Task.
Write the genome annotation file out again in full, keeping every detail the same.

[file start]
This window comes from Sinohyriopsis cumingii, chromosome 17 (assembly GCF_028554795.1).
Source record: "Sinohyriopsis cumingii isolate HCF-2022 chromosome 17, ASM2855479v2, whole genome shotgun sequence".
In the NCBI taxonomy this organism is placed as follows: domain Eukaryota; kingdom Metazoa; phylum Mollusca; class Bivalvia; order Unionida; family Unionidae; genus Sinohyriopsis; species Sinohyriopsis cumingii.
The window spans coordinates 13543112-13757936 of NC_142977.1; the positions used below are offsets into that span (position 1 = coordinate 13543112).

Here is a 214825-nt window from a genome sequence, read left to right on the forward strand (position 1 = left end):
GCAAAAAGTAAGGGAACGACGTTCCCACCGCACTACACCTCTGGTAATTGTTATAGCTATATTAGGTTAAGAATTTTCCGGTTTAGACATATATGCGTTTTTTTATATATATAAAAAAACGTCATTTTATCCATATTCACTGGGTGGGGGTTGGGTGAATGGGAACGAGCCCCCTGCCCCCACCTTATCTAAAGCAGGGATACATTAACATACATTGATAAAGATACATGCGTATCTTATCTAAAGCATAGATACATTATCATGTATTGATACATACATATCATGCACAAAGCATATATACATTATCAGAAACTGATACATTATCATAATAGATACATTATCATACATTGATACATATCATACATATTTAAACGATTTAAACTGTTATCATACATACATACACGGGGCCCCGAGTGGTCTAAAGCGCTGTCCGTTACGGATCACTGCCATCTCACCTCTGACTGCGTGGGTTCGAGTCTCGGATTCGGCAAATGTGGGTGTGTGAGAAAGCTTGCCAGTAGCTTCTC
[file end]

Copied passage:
This window comes from Sinohyriopsis cumingii, chromosome 17 (assembly GCF_028554795.1).
Source record: "Sinohyriopsis cumingii isolate HCF-2022 chromosome 17, ASM2855479v2, whole genome shotgun sequence".
In the NCBI taxonomy this organism is placed as follows: domain Eukaryota; kingdom Metazoa; phylum Mollusca; class Bivalvia; order Unionida; family Unionidae; genus Sinohyriopsis; species Sinohyriopsis cumingii.
The window spans coordinates 13543112-13757936 of NC_142977.1; the positions used below are offsets into that span (position 1 = coordinate 13543112).

Here is a 214825-nt window from a genome sequence, read left to right on the forward strand (position 1 = left end):
GCAAAAAGTAAGGGAACGACGTTCCCACCGCACTACACCTCTGGTAATTGTTATAGCTATATTAGGTTAAGAATTTTCCGGTTTAGACATATATGCGTTTTTTTATATATATAAAAAAACGTCATTTTATCCATATTCACTGGGTGGGGGTTGGGTGAATGGGAACGAGCCCCCTGCCCCCACCTTATCTAAAGCAGGGATACATTAACATACATTGATAAAGATACATGCGTATCTTATCTAAAGCATAGATACATTATCATGTATTGATACATACATATCATGCACAAAGCATATATACATTATCAGAAACTGATACATTATCATAATAGATACATTATCATACATTGATACATATCATACATATTTAAACGATTTAAACTGTTATCATACATACATACACGGGGCCCCGAGTGGTCTAAAGCGCTGTCCGTTACGGATCACTGCCATCTCACCTCTGACTGCGTGGGTTCGAGTCTCGGATTCGGCAAATGTGGGTGTGTGAGAAAGCTTGCCAGTAGCTTCTC